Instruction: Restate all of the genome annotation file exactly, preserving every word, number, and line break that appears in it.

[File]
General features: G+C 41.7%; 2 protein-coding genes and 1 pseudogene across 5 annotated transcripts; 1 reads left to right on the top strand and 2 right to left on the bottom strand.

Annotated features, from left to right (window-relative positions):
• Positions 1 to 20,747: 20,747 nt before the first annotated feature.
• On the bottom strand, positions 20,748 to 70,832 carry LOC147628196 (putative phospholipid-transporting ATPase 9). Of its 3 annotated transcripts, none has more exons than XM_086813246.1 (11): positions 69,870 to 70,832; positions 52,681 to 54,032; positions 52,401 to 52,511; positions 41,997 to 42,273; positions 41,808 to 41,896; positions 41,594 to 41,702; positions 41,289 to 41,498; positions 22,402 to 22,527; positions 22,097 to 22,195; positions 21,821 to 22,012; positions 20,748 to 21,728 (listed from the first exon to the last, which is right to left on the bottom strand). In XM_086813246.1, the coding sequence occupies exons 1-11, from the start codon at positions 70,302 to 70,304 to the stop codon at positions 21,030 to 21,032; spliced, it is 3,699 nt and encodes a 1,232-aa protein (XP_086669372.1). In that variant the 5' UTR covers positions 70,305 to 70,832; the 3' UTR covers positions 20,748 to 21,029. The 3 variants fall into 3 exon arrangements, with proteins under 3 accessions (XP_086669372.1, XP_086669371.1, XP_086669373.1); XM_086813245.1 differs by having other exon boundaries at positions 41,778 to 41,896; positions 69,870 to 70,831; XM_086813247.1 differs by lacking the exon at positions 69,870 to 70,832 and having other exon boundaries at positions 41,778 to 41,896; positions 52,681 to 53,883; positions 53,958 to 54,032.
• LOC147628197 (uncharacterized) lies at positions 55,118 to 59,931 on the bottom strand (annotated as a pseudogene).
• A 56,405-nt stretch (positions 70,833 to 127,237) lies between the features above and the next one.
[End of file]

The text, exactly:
General features: G+C 41.7%; 2 protein-coding genes and 1 pseudogene across 5 annotated transcripts; 1 reads left to right on the top strand and 2 right to left on the bottom strand.

Annotated features, from left to right (window-relative positions):
• Positions 1 to 20,747: 20,747 nt before the first annotated feature.
• On the bottom strand, positions 20,748 to 70,832 carry LOC147628196 (putative phospholipid-transporting ATPase 9). Of its 3 annotated transcripts, none has more exons than XM_086813246.1 (11): positions 69,870 to 70,832; positions 52,681 to 54,032; positions 52,401 to 52,511; positions 41,997 to 42,273; positions 41,808 to 41,896; positions 41,594 to 41,702; positions 41,289 to 41,498; positions 22,402 to 22,527; positions 22,097 to 22,195; positions 21,821 to 22,012; positions 20,748 to 21,728 (listed from the first exon to the last, which is right to left on the bottom strand). In XM_086813246.1, the coding sequence occupies exons 1-11, from the start codon at positions 70,302 to 70,304 to the stop codon at positions 21,030 to 21,032; spliced, it is 3,699 nt and encodes a 1,232-aa protein (XP_086669372.1). In that variant the 5' UTR covers positions 70,305 to 70,832; the 3' UTR covers positions 20,748 to 21,029. The 3 variants fall into 3 exon arrangements, with proteins under 3 accessions (XP_086669372.1, XP_086669371.1, XP_086669373.1); XM_086813245.1 differs by having other exon boundaries at positions 41,778 to 41,896; positions 69,870 to 70,831; XM_086813247.1 differs by lacking the exon at positions 69,870 to 70,832 and having other exon boundaries at positions 41,778 to 41,896; positions 52,681 to 53,883; positions 53,958 to 54,032.
• LOC147628197 (uncharacterized) lies at positions 55,118 to 59,931 on the bottom strand (annotated as a pseudogene).
• A 56,405-nt stretch (positions 70,833 to 127,237) lies between the features above and the next one.